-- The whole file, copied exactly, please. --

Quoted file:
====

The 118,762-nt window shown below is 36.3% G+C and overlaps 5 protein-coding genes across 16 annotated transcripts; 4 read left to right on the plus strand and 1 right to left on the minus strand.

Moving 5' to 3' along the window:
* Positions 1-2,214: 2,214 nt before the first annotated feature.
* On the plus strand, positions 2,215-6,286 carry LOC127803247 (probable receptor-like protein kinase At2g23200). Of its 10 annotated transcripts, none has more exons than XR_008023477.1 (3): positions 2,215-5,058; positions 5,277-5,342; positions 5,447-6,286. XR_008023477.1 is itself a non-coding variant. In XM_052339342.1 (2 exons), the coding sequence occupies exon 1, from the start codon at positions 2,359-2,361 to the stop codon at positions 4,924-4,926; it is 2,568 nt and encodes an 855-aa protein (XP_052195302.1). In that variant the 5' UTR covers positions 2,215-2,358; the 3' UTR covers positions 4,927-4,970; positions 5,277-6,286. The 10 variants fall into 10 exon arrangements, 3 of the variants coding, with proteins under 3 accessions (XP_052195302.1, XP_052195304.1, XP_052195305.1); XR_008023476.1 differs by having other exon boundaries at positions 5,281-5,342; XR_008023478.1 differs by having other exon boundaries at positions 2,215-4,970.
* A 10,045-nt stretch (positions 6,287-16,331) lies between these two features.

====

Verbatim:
The 118,762-nt window shown below is 36.3% G+C and overlaps 5 protein-coding genes across 16 annotated transcripts; 4 read left to right on the plus strand and 1 right to left on the minus strand.

Moving 5' to 3' along the window:
* Positions 1-2,214: 2,214 nt before the first annotated feature.
* On the plus strand, positions 2,215-6,286 carry LOC127803247 (probable receptor-like protein kinase At2g23200). Of its 10 annotated transcripts, none has more exons than XR_008023477.1 (3): positions 2,215-5,058; positions 5,277-5,342; positions 5,447-6,286. XR_008023477.1 is itself a non-coding variant. In XM_052339342.1 (2 exons), the coding sequence occupies exon 1, from the start codon at positions 2,359-2,361 to the stop codon at positions 4,924-4,926; it is 2,568 nt and encodes an 855-aa protein (XP_052195302.1). In that variant the 5' UTR covers positions 2,215-2,358; the 3' UTR covers positions 4,927-4,970; positions 5,277-6,286. The 10 variants fall into 10 exon arrangements, 3 of the variants coding, with proteins under 3 accessions (XP_052195302.1, XP_052195304.1, XP_052195305.1); XR_008023476.1 differs by having other exon boundaries at positions 5,281-5,342; XR_008023478.1 differs by having other exon boundaries at positions 2,215-4,970.
* A 10,045-nt stretch (positions 6,287-16,331) lies between these two features.